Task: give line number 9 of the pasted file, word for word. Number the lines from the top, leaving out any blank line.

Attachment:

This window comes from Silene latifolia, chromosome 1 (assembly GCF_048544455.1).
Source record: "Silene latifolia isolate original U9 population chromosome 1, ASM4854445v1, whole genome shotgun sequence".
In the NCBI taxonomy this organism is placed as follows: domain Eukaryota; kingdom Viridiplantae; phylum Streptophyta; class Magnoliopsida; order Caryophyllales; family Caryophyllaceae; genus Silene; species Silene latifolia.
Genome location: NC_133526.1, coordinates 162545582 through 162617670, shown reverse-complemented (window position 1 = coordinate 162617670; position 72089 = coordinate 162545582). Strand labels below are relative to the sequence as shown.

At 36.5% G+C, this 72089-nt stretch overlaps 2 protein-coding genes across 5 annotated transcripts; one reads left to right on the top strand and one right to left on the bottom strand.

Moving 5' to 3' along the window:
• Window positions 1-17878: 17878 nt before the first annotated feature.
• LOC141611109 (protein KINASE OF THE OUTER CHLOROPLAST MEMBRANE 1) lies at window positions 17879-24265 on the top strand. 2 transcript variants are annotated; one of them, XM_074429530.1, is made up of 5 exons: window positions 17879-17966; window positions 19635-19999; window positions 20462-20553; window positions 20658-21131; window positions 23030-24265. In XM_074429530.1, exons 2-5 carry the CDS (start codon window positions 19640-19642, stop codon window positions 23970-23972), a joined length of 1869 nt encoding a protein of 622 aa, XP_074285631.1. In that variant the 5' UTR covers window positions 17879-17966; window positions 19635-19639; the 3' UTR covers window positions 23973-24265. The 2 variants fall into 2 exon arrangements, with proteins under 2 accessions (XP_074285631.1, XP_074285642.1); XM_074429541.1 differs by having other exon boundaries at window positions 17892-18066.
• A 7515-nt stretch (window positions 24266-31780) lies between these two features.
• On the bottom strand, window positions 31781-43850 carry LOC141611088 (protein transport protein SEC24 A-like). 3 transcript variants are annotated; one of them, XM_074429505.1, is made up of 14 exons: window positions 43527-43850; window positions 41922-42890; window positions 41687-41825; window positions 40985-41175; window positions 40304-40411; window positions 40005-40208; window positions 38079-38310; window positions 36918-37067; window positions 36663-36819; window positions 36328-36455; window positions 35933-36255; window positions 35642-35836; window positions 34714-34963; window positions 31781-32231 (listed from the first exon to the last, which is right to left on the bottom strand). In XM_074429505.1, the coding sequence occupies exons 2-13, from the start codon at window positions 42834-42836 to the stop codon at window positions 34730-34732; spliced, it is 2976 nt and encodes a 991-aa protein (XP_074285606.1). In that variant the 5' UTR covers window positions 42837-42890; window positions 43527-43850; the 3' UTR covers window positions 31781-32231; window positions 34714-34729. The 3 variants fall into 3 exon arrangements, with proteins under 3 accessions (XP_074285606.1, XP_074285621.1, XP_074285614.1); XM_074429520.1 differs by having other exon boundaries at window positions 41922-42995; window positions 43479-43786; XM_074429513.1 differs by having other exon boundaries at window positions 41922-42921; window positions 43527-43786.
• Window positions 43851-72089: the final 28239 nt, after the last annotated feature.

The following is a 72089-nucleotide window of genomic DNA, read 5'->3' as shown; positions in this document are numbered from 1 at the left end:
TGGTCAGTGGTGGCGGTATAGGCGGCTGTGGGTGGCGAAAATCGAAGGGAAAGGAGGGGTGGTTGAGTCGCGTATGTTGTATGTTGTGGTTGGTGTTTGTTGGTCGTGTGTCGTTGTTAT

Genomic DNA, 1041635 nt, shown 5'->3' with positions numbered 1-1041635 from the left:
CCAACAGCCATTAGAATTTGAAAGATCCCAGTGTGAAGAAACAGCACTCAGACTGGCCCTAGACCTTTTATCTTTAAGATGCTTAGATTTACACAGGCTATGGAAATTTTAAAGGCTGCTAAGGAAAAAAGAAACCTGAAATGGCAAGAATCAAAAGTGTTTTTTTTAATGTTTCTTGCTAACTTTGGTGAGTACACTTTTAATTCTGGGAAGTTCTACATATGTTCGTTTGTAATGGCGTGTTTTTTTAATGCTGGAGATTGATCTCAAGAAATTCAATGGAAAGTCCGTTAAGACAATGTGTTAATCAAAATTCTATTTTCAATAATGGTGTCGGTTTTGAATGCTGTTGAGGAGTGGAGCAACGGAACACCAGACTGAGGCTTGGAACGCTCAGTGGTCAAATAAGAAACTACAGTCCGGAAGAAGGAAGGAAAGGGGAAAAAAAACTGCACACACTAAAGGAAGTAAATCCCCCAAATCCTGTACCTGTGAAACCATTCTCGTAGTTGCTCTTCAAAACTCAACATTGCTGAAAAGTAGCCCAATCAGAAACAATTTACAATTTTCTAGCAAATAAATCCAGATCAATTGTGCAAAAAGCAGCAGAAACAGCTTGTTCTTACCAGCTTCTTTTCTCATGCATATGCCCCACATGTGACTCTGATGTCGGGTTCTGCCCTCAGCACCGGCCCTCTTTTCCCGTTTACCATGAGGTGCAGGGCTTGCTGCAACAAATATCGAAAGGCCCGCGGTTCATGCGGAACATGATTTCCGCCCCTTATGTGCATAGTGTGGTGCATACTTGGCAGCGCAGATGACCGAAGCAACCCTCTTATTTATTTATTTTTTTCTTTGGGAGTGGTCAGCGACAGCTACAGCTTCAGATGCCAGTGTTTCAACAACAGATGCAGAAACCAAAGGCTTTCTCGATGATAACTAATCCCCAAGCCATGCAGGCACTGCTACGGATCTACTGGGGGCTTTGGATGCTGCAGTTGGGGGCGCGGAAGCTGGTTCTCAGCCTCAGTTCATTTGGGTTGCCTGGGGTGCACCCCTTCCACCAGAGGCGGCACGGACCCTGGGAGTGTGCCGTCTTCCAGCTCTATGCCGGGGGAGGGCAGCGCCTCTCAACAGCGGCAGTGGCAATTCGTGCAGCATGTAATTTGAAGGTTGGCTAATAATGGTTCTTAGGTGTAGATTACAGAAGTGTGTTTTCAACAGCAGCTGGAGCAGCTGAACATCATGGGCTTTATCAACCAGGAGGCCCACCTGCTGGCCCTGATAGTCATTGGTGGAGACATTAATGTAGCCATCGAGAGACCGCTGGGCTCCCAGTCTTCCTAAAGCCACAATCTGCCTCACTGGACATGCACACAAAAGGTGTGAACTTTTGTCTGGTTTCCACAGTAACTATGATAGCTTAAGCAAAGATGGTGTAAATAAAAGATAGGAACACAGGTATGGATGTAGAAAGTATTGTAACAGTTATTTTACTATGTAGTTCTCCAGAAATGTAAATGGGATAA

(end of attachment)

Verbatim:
• A 7515-nt stretch (window positions 24266-31780) lies between these two features.